HIMALAYAN NEWS SERVICE
KATHMANDU: Nepal Oil Corporation’s board today decided to prepare a working procedure to implement differently coloured Liquefied Petroleum Gas (LPG)cylinders for domestic and industrial use.
The board meeting held today to endorse the agreement between LP Gas Association Nepal and government that was signed yesterday took the decision of halting the colour separation process until a working procedure is formed, informed director general at the Department of Commerce and Supply Management Narayan Prasad Bidari who is also a board member at the corporation.
The board has decided to form a seven-member technical committee led by under secretary at the Ministry of Commerce and Supplies to prepare a working procedure, he said. “Representatives from Finance Ministry, Ministry of Physical Planning, Works and Transport Management, Nepal Oil Corporation and the association have been appointed as members of the committee.”
The board has mandated the committee to complete its study in 15 days, he said, adding that colour differentiation of cooking gas cylinders for the purpose of domestic and industrial use will start only after the submission of the report.
The committee will also carry out a study on other contentious issues including commission rate, transportation cost, technical loss and overhead cost structure, said Bidari.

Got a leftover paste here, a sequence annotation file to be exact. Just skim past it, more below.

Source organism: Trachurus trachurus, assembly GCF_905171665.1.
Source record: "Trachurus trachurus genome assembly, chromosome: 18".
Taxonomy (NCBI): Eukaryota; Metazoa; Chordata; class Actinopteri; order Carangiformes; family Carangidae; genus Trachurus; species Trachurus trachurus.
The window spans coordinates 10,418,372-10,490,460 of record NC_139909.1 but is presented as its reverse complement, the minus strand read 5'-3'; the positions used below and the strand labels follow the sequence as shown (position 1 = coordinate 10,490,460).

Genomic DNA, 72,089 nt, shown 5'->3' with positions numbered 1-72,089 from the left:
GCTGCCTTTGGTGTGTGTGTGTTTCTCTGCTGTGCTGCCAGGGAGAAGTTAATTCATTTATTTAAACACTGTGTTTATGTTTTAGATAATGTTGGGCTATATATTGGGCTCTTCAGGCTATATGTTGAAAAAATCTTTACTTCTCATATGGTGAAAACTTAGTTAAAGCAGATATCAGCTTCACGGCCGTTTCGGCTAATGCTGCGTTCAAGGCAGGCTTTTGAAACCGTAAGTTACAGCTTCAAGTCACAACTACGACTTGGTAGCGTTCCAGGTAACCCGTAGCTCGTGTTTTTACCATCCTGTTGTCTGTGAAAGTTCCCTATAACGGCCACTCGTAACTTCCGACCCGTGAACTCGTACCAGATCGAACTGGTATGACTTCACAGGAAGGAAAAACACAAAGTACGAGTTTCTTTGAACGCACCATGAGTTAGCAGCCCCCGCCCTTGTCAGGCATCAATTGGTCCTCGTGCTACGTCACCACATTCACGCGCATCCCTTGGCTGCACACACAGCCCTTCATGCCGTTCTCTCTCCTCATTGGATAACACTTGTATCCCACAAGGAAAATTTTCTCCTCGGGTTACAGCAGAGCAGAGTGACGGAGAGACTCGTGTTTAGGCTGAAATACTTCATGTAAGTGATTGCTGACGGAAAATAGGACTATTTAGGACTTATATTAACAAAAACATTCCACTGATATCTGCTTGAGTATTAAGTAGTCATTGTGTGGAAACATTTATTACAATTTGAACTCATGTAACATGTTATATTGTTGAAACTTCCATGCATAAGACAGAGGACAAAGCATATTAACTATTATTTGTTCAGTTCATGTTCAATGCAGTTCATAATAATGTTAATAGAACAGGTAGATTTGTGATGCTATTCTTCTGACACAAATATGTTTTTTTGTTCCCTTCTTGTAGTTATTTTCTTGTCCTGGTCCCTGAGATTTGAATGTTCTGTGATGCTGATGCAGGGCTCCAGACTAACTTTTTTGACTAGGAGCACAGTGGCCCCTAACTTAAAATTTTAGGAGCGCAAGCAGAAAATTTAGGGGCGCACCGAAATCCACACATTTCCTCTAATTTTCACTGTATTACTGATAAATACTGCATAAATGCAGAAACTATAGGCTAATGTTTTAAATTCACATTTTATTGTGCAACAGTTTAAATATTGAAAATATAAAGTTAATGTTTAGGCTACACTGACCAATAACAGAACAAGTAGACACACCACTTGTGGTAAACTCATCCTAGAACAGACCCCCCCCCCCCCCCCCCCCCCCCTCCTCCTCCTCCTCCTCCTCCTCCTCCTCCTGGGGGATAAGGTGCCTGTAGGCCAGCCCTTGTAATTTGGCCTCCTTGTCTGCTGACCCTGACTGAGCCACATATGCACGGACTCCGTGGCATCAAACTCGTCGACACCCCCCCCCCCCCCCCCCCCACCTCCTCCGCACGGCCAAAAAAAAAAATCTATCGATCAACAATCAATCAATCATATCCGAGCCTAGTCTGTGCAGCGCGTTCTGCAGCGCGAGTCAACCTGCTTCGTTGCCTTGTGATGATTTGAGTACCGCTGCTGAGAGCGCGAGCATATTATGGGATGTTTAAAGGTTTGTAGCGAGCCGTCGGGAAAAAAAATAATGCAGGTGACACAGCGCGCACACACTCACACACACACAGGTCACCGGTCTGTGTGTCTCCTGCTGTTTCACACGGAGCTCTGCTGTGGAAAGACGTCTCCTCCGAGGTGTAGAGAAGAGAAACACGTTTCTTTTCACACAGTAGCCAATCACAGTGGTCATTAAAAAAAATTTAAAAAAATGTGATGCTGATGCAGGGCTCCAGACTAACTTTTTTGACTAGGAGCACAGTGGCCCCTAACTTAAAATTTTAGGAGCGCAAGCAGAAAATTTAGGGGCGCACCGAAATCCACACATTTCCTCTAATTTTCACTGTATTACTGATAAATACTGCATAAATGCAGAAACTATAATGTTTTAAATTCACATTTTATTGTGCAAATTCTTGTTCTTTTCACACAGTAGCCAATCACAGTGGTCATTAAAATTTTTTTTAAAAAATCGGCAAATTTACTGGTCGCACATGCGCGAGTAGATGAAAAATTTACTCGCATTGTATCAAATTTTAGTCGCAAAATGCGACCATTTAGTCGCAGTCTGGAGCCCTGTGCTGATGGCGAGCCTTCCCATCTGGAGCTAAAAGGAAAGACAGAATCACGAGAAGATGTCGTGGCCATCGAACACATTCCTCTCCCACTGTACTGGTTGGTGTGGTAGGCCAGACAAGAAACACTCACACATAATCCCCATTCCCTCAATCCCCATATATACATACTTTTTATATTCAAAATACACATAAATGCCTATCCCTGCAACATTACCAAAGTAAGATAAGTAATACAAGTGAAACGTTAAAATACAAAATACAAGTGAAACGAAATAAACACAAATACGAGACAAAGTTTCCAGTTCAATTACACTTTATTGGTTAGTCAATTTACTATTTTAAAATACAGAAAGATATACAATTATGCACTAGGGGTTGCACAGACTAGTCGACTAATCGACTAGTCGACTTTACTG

LP Gas Association Nepal and government reached an agreement yesterday after chief secretary Leela Mani Paudyal warned of imposing Essential Service Act on the trade of LPG.
The association has started to receive Product Delivery Order (PDO) from Nepal Oil Corporation (NOC) after the agreement, the corporation said. The association had refused to receive PDO from August 7 to put pressure on the government to fulfill its 16-point demand.
The committee led by the then Constituent Assembly member Bhim Acharya had recommended the government to lower the commission rate, said Bidari, adding that the government is ready to revise the rate only after a scientific study.
Dealers should be ready to reduce commission rate and other facilities if the committee recommends the government to do so, he added.
NOC has been compensating all the expenses that gas bottling plants incur before the gas cylinders are supplied to the consumers. It provides Rs 28 net profit on a cylinder of cooking gas to bottling plants.
It also provides Rs 80.45 transportation cost to import cooking gas from Barauni depot of Indian Oil Corporation to Kathmandu, and Rs 25.36 for local transportation. Similarly, NOC provides Rs 1.39 for technical loss and Re 0.50 as overhead cost on a cylinder of cooking gas. Under the heading of dealer expenditure which comprises of technical loss (after refilling), insurance and transportation, NOC provides Rs 50 on a cylinder of cooking gas.
However, the safety of 4.5
million cooking gas cylinders which are in circulation in
the market has always been an issue, according to NOC because most bottling plants are operating without maintaining proper safety norms.